Proposed intervention: Gaisce should be advertised more within prison settings and among marginalised groups, in order to achieve its stated goal of reaching vulnerable groups.

2.     Added value

Participants reported acquiring new skills as a result of completing a Gaisce challenge. These ranged from physical skills to academic achievements. Three participants mentioned having taken part in the Story Exchange Project[7] in Mountjoy Prison as part of their Gaisce challenges and provided positive feedback about it. It was suggested that this project be expanded across the prison estate and that there should be more variety in the activities available for young people in prison to engage with as their ‘personal skill’. Gaisce was sometimes considered to not have much added value, as the activities that made up the different components of Gaisce were already on offer to the general prison population. Furthermore, Covid-19 restrictions necessitated a scaled-back or postponed Awards ceremony for some interviewees, which may have decreased the sense of value or specialness participants felt about their participation. There also emerged a sense that completing a Gaisce challenge was a ‘box-ticking exercise’ for participants for them to demonstrate in a later court or parole hearing. This is not to take away from the value of the Gaisce programme, as it gives participants who are ready and willing to put in the work the opportunity to quantify it with a Gaisce medal.  

Proposed intervention: Wherever possible, due consideration should be given to expand the available activities for young people in prison to engage in as part of a Gaisce challenge, noting the particular success of the Story Exchange Project.
Proposed intervention: Award ceremonies delayed because of Covid-19 restrictions should take place as soon as possible.

3.     Positive Relationships

In stark contrast with research conducted on Gaisce in the community (MacMahon and O’ Reilly 2015), there was a lack of reported positive peer relationship fostered by participation in Gaisce. There was, however, evidence that participation in Gaisce improved prisoner-staff and prisoner-President’s Award Leaders (PALs)[8] relations. Staff’s facilitation of the Gaisce programme was appreciated by participants. This has also been noted in similar studies (Dubberley 2010; Lewis 2014). The limited opportunity for Gaisce participants to work collectively, exacerbated by Covid-19 restrictions, constrained the fostering of trust between participants. The lack of positive relationship development while undertaking Gaisce in prison appears as the most obvious weakness of the programme. The qualitative assessment by the research participants suggests the need for Gaisce to investigate possibilities to adapt and amend the programme in the future to better ensure the social element of the programme. This is particularly relevant for fostering meaningful social contacts and trust in others. 

Proposed intervention: The operation of Gaisce in prison should be adapted so as to encourage the development of positive peer relationships and meaningful social connection on a scale similar to that in the community.

4.     Attitude

Most participants felt that Gaisce had a positive impact on their overall attitude towards themselves, others, prison, and life in general. No participant expressed that Gaisce was a negative or detrimental aspect of their prison experience. A general theme that emerged was one of maturity and confidence. However, prison itself may have been the catalyst for a shift in attitude. Many participants placed this shift as happening after they arrived in prison but before they volunteered for a Gaisce challenge.  This implies that a mature attitude plays an important role in undertaking a Gaisce challenge in prison, perhaps as it is voluntary extra work and may not appeal to those who do not wish to develop personally. Thus, it may be inferred that young adults who participate in Gaisce in prison might be those who have already committed to turning their lives around, suggesting that participating in a youth development programme in prison does not cause maturity or a change in attitude, but rather is a result of such a change.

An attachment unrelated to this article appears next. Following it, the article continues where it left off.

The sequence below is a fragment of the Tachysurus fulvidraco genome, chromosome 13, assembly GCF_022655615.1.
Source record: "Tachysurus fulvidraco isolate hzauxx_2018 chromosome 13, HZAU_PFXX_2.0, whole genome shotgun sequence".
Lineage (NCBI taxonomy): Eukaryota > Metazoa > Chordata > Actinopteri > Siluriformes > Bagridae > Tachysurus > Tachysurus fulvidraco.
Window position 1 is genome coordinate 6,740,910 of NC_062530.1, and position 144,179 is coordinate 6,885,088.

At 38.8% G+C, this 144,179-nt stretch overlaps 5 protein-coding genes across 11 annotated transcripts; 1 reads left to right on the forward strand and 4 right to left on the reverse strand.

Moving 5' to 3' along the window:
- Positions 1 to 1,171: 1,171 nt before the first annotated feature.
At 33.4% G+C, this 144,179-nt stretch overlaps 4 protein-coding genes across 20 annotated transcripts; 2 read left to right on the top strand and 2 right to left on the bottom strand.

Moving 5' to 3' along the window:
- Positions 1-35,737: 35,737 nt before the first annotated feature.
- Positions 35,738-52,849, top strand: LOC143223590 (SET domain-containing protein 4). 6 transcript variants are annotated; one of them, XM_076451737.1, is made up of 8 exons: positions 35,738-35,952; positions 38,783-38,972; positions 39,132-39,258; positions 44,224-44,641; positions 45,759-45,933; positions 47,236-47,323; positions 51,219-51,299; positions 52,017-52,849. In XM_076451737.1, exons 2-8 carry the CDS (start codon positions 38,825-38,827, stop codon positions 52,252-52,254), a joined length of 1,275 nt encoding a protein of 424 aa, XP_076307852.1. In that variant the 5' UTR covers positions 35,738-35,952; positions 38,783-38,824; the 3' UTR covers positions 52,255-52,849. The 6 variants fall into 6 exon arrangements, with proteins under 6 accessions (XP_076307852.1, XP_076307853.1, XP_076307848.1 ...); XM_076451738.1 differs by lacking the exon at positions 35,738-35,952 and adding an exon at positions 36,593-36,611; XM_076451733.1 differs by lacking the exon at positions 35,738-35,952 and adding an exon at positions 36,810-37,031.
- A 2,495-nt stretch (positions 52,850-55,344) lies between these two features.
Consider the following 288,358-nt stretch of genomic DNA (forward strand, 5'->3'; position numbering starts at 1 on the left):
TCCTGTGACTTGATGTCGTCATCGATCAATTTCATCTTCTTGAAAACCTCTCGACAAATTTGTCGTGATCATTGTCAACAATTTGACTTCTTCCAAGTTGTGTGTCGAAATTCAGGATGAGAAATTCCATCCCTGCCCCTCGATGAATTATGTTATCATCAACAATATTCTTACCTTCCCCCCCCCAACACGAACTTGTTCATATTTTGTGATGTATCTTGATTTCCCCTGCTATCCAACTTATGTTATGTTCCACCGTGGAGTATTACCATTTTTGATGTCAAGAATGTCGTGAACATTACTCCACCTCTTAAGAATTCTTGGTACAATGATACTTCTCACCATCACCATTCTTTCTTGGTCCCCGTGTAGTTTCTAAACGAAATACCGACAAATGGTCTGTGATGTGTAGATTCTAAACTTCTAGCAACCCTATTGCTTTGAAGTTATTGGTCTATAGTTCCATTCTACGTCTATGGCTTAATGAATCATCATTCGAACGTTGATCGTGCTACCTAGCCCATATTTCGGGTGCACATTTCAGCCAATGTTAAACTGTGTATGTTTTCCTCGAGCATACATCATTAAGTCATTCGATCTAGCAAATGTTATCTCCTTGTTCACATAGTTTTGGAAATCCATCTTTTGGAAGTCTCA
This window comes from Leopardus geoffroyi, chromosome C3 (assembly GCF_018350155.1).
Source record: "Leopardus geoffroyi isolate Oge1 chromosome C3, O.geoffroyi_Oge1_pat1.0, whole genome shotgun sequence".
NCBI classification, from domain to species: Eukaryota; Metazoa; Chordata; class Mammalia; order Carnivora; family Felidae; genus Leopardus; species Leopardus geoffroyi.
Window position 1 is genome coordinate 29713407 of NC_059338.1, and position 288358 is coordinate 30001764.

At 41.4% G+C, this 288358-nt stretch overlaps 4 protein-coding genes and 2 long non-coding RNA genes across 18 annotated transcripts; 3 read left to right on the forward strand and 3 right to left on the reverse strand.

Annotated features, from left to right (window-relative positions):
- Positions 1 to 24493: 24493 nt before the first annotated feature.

Proposed intervention: Further research should be undertaken into the motivations behind volunteering to take part in a self-development programme in prison.

5.     Wellbeing

Interviewees associated participating in Gaisce, particularly the physical activity therein, with increased mental wellbeing. Participants were highly motivated in this regard, with the physical activity generally being the use of gym facilities in prison. Gaisce also contributed to participants’ psychological wellbeing in so far as it helped them to manage their experiences of time in prison. Participating in Gaisce was often described as a distraction or reprieve from the monotony of prison life by participants. This echoes previous research that argues that people in custody experience time as a burden (Cohen and Taylor 1972; Goffman 1961; Holt and Meisenhelder 1985). Participating in Gaisce contributed to a structure on their time in prison. In relation to wellbeing, participants also expressed happiness at the thought of receiving an award from the President, and simply in terms of feeling generally better about themselves. Participants reflected that participating in Gaisce, and other courses run in prison[9] allowed them to distance themselves from negative coping mechanisms and approach challenges differently. It was clear that some participants viewed their participation in the Gaisce challenge as a form of resilience.

Proposed intervention: Continuation and diversification/strengthening of the physical activity component for participants of Gaisce in prison should be considered wherever possible.

6.     Self-efficacy

For many people in prison, the ability to develop self-efficacy is especially important to break cycles of poverty, marginalisation, and negative coping strategies. For most participants, Gaisce acted as external motivation and an accountability mechanism that helped them to achieve their goals and took them out of their comfort zone. All but one participant talked about feeling a sense of achievement after completing a Gaisce Challenge. Thus, Gaisce demonstrates to participants that they can achieve something positive, even in a prison setting. Five participants referenced feeling a sense of prestige associated with Gaisce being ‘the President’s Award’. The majority of participants in the present study reported an increase in their self-esteem attributable to participation in Gaisce. Nurturing self-esteem is an aspect of education that can be ‘marginalised’ in prison, despite it being of particular importance in a prison context (Costelloe and Warner 2014). The sense of engagement and personal achievement that comes from completing an Award programme can help to restore self-esteem and act as a stimulus to engage fully in prison services (Healy 2018).